Claim: Photograph shows Senator John Kerry eating alone in a mess hall after being snubbed by U.S. troops in Iraq.
Status:   Real photograph; inaccurate description.
Example:[Collected via e-mail, 2006]
Check out this photo from our mess hall at the US Embassy yesterday morning. Sen. Kerry found himself all alone while he was over here. He cancelled his press conference because no one came, he worked out alone in the gym w/o any soldiers even going up to say hi or ask for an autograph, and he found himself eating breakfast with only a couple of folks who are obviously not troops.
What is amazing is Bill O'Reilly came to visit with us and the troops at the CSH the same day and the line for autographs extended through the palace and people waited for two hours to shake his hand. You decide who is more respected and loved by us servicemen and women!
Origins: In mid-December 2006, Senator John Kerry undertook
a nine-day Middle East tour, during which he spent two days in Iraq conferring with U.S. and British officers in Basra and with American troops in Diyala province.
The photograph reproduced above showing Senator Kerry in a mess hall on 17 December 2006 is indeed a picture taken during his December 2006 visit to Iraq, where by some accounts he met with a chilly reception from some U.S. military personnel (including, presumably, those angered by his infamous "botched joke" a month earlier).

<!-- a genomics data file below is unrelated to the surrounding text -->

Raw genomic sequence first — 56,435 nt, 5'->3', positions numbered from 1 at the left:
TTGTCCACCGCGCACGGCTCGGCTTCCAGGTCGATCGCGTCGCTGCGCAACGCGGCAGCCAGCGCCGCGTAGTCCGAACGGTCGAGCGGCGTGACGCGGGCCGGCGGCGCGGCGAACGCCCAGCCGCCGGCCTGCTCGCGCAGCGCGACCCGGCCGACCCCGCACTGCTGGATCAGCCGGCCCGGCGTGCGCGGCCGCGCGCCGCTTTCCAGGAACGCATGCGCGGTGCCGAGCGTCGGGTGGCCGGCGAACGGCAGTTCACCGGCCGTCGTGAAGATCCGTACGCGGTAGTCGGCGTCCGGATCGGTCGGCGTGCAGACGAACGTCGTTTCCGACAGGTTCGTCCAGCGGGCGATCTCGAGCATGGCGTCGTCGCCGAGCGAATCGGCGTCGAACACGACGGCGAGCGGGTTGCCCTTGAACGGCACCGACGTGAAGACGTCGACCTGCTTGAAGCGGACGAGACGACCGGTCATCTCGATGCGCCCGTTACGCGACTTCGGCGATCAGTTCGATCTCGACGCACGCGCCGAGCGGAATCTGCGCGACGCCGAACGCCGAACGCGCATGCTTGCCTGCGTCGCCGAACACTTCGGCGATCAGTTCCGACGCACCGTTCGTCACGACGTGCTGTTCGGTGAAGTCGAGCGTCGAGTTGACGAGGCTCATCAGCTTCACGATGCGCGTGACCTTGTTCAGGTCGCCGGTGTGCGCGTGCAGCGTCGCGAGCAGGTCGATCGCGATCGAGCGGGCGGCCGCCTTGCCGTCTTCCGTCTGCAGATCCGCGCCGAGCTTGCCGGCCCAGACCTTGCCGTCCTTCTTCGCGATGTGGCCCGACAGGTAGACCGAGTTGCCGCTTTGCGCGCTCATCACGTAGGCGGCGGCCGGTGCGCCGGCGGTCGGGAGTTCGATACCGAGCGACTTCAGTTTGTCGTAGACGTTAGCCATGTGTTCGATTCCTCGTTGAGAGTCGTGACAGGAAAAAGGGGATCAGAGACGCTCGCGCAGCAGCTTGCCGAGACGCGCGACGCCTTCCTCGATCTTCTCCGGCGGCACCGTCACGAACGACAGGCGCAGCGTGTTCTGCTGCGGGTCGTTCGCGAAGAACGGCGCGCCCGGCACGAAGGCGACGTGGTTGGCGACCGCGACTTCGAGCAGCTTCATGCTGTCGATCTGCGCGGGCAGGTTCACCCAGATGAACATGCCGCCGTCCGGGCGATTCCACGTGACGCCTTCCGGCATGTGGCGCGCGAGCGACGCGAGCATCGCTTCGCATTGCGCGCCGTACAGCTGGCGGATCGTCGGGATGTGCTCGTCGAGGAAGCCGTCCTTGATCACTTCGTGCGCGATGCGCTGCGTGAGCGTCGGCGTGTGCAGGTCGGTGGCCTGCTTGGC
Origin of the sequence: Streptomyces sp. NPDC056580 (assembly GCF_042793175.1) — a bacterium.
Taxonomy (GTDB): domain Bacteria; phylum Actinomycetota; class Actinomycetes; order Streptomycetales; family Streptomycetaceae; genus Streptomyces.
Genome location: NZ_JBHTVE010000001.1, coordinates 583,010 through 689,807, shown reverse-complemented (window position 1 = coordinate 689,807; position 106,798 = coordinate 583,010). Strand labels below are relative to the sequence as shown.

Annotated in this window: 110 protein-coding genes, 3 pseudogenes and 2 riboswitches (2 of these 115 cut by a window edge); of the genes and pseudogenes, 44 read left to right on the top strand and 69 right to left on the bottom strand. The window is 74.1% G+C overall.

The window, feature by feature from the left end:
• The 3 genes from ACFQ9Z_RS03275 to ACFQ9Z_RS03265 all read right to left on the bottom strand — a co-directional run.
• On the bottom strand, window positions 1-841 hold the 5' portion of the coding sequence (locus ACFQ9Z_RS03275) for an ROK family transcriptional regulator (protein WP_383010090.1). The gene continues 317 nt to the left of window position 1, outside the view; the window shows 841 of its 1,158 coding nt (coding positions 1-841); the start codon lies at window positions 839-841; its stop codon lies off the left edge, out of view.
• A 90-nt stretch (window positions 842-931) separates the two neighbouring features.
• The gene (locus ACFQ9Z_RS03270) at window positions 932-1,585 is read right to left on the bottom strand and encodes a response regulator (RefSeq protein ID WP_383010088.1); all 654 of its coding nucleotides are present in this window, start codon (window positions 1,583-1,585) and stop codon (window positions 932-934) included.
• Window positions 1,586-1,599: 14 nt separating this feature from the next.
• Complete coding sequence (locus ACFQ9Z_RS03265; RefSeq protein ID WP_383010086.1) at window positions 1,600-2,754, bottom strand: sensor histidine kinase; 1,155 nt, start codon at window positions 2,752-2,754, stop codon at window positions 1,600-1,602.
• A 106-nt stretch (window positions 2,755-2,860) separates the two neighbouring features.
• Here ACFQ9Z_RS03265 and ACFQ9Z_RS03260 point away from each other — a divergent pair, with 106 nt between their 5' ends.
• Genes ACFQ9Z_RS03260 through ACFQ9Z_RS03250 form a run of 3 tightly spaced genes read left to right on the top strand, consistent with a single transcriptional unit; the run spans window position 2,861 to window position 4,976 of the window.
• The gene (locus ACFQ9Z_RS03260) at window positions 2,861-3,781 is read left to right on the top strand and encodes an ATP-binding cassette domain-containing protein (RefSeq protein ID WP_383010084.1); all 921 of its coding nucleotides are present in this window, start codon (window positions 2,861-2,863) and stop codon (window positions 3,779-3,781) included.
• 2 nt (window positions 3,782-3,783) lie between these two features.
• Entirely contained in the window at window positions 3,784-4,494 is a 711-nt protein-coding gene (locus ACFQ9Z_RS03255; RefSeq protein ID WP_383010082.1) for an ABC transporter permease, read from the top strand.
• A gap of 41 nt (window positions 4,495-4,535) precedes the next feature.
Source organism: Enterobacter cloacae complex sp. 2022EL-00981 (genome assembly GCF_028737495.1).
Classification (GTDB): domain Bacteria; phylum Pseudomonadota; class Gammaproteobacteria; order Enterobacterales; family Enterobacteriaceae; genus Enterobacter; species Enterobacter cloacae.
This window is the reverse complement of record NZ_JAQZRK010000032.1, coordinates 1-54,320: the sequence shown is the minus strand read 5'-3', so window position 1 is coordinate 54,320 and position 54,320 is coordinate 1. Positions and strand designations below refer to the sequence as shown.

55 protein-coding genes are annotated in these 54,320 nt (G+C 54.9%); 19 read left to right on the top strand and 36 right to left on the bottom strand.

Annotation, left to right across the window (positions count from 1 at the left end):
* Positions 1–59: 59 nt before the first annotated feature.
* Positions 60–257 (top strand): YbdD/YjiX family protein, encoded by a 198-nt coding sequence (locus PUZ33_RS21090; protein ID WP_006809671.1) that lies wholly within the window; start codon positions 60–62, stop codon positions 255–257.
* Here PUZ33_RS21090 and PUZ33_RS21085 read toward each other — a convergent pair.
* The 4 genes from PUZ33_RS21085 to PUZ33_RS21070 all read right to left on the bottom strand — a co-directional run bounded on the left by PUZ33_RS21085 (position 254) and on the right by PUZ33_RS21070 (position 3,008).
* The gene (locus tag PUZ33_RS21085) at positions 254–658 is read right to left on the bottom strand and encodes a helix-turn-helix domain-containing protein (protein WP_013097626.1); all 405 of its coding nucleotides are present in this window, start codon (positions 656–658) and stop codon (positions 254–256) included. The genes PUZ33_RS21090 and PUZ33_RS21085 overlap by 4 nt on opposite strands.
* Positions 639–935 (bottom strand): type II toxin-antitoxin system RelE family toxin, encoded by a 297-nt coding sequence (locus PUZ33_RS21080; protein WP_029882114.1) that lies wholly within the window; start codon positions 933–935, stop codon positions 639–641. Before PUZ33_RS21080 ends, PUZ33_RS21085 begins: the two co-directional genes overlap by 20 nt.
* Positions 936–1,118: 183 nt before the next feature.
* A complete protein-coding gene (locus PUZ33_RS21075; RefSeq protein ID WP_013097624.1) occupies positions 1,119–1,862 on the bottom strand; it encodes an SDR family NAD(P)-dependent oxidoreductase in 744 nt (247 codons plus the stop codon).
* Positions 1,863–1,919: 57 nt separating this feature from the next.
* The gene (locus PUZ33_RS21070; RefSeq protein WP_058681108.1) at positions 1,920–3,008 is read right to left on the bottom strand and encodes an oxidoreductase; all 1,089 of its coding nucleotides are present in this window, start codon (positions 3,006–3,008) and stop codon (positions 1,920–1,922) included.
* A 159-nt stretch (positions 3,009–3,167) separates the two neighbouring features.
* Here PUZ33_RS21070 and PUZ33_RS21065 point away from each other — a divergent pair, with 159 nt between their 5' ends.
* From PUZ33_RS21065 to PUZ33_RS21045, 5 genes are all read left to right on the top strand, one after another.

This image doesn't capture the senator eating alone due to his being snubbed by U.S. troops, however. First of all, he isn't eating alone. (He's obviously talking to people who are sitting to his left just outside the frame of photograph.) Moreover, Kerry staffer Frank Lowenstein (who said he was present when the photo was snapped) reported that the picture wasn't taken during an "eat with the troops" event, but rather during an off-the-record breakfast discussion with newspaper reporters for which the small group deliberately sought out an empty table so they could converse in private:
I was there when the photo was taken. I traveled with Sen. Kerry throughout his Middle East trip. I'm his foreign policy staffer. Myself and Major McKnight were sitting right there when this photo was snapped.
Snubbed? Alone? Hardly. Sen. Kerry isn't eating alone. In fact that photo is at an off the record breakfast meeting Senator Kerry conducted early Sunday morning with the very real Marc Santora of the New York Times Baghdad bureau and his younger colleague from the newspaper.
The man shown in the green shirt across from Sen. Kerry is Marc Santora. Right after that interview was completed, Senator Kerry videotaped a message expressing his and the country's support for the troops, to be shown on the armed services network in Iraq. Just the night before, Sen. Kerry was in that very same mess hall at a table where he ate dinner with about 10 U.S. soldiers.